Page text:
Tuesday, January 23, 2018

Hell Night (1981)

Set during Pledge Week, four wannabe Greeks — Linda Blair (SAVAGE STREETS), Vincent Van Patten (ROCK ‘N’ ROLL HIGH SCHOOL), Peter Barton (THE POWERS OF MATTHEW STAR), and Suki Goodwin — vow to spend the night inside a creepy old house where the master of the manor murdered his entire family twelve years earlier. Or did he? One of the children, a “gorked out” monster named Andrew, was never found, alive or dead.

While the four college students explore the mansion — and one another — during the overnight hours, some of their friends (one played by LUCAN star Kevin Brophy) sneak into the house to escalate a prank war meant to test the pledges’ mettle. And who else is in the house? Someone with a nifty penchant for murder in creative and gruesome ways. A fraternity brother taking the act too far? One of the pledges? Or is...gulp...Andrew still alive with a taste for slaughter?

Not to be confused with the inferior HAPPY HELL NIGHT (a depressing experience for Darren McGavin fans), HELL NIGHT was made during the slasher movie boom of the early 1980s, when almost every week theaters were packed with teenagers eager to see teenagers getting smashed, bashed, gashed, and slashed. Though the basic premise, courtesy of screenwriter Randy Feldman (TANGO & CASH), is derivative to say the least (it wasn’t original even when the East Side Kids were doing it), the film rises above it to register as one of the genre’s better entries. Skillful direction by Tom DeSimone (CHATTERBOX), evocative cinematography by Mac Ahlberg (RE-ANIMATOR), Feldman’s intelligent plotting and dialogue, and a likable cast of TVQ favorites work together to throw a few scares into the audience.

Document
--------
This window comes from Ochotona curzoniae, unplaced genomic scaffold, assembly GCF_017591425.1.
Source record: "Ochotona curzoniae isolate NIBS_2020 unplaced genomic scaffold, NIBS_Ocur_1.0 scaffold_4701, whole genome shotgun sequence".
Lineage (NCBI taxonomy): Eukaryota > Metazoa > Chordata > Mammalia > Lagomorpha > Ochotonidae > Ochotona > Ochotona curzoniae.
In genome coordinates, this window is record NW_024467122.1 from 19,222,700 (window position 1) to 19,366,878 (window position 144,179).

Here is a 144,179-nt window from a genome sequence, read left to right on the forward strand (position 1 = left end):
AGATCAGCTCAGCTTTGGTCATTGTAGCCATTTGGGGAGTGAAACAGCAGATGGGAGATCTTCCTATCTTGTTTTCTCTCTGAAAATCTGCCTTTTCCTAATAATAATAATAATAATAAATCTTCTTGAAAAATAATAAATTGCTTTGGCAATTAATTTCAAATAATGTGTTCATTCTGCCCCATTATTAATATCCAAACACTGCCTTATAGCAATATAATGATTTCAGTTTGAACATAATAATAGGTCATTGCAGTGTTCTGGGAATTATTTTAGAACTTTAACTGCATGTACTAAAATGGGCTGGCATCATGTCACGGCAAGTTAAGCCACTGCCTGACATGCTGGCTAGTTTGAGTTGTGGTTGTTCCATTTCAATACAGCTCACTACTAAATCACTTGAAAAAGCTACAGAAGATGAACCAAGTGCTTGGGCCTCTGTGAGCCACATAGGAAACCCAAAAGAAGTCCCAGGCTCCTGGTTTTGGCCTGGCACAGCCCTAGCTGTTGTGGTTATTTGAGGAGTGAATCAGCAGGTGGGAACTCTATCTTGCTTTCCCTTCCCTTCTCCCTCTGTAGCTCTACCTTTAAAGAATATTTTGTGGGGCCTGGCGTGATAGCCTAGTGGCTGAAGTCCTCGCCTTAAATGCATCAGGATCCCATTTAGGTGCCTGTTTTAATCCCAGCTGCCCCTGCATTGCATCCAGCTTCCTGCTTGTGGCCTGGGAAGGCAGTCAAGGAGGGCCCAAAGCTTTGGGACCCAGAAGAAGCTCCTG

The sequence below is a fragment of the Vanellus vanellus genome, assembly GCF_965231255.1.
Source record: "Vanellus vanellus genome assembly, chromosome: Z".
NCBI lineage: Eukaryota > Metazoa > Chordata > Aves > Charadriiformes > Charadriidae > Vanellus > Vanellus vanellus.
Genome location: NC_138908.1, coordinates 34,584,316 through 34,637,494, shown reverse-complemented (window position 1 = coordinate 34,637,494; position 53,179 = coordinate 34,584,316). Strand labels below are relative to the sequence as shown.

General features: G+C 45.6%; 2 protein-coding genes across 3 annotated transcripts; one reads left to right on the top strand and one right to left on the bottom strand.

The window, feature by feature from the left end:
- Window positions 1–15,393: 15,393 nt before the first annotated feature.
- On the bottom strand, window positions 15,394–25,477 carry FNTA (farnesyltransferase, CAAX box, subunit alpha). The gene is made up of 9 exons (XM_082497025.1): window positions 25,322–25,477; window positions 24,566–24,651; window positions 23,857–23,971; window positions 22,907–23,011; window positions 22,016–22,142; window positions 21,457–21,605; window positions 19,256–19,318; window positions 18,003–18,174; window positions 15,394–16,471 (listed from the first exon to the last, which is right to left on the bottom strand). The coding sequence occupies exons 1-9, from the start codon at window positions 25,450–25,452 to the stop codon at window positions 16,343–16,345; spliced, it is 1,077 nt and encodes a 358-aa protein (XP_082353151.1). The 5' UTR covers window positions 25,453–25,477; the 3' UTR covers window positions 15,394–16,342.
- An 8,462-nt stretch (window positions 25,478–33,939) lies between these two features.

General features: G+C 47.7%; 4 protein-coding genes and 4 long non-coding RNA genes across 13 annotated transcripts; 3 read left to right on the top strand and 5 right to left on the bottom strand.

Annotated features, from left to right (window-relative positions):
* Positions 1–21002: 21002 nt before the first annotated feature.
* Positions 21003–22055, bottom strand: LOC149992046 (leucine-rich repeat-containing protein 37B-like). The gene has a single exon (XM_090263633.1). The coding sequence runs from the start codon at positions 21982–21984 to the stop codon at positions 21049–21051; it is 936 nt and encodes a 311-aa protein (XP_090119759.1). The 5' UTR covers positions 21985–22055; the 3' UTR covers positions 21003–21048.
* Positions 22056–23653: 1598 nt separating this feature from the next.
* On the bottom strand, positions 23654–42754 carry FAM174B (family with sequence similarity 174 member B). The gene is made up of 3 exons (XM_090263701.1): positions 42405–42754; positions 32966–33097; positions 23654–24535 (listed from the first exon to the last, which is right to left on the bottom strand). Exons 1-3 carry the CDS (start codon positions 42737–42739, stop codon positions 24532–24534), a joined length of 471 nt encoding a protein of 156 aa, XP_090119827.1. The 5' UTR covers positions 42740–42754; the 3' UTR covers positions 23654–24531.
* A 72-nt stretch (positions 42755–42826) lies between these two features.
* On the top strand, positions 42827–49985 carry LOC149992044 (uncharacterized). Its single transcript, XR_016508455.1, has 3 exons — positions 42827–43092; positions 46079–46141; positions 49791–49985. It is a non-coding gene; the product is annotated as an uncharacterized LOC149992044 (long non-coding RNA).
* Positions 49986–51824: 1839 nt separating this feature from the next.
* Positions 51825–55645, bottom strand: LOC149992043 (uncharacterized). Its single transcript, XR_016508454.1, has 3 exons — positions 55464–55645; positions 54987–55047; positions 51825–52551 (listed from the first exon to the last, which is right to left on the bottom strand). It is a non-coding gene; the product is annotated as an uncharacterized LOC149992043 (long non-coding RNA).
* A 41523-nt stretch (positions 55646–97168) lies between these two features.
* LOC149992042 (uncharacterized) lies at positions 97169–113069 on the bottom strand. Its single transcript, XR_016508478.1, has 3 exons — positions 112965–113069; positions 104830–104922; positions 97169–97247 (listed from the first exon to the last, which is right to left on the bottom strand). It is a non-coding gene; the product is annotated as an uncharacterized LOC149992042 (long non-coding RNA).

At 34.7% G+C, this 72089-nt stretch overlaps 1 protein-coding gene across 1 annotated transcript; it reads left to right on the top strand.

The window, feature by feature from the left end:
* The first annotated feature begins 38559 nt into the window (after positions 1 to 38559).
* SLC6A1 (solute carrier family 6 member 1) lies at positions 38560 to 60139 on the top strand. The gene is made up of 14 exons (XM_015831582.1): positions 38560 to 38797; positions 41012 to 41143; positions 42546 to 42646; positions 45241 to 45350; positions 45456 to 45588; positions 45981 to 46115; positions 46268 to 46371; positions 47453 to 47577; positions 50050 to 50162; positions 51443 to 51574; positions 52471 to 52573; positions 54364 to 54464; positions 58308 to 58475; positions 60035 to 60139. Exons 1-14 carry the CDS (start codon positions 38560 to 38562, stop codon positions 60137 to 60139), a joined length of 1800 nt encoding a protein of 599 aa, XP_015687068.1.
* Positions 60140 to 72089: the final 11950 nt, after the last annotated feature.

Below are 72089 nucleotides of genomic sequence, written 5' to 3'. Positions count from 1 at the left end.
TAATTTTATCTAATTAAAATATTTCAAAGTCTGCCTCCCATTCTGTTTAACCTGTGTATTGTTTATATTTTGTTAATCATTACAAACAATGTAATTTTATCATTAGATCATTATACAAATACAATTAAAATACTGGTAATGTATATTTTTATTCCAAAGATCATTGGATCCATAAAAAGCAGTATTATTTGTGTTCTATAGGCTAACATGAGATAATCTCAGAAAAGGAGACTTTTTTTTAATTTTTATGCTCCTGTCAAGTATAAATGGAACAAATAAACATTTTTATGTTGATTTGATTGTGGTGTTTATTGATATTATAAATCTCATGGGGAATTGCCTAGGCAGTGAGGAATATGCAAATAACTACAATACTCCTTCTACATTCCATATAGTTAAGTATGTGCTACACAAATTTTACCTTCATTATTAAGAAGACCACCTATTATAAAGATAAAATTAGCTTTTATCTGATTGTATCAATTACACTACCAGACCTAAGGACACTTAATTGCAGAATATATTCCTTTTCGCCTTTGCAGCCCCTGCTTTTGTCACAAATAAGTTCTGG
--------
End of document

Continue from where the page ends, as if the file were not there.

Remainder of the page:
Relatively tame in the sex and gore departments, despite the R rating, HELL NIGHT is a good example of what can happen when filmmakers tackle horror tropes with a bit of ingenuity. Making the Hell Night party a costume party and setting the film in an old house with candelabras and no electricity gives the film a nice Gothic atmosphere. Another interesting touch is the gender-swapping of leads Blair and Barton: she’s a mechanic from a blue-collar neighborhood, and he’s the rich kid (but not a snob).

HELL NIGHT was the last film released by Compass International Pictures, the independent studio behind HALLOWEEN, with HALLOWEEN’s Irwin Yablans also sharing production duties with Bruce Cohn Curtis (THE SEDUCTION). Despite an admirable job creating suspense, DeSimone continued to bounce between gay pornography and R-rated exploitation movies after HELL NIGHT, which may not have been seen by enough people in 1981 to benefit the careers of anyone involved.

As good as HELL NIGHT is, it doesn’t quite reach the level of great. The lack of nudity and gore (DeSimone’s one major gore scene was censored and never restored to recent releases) does take a bit of excitement out of the film’s sails, and the killer isn’t developed as a character at all. Once the movie gets going, it really crackles along, but excising a few minutes from the first half wouldn’t be a bad idea.

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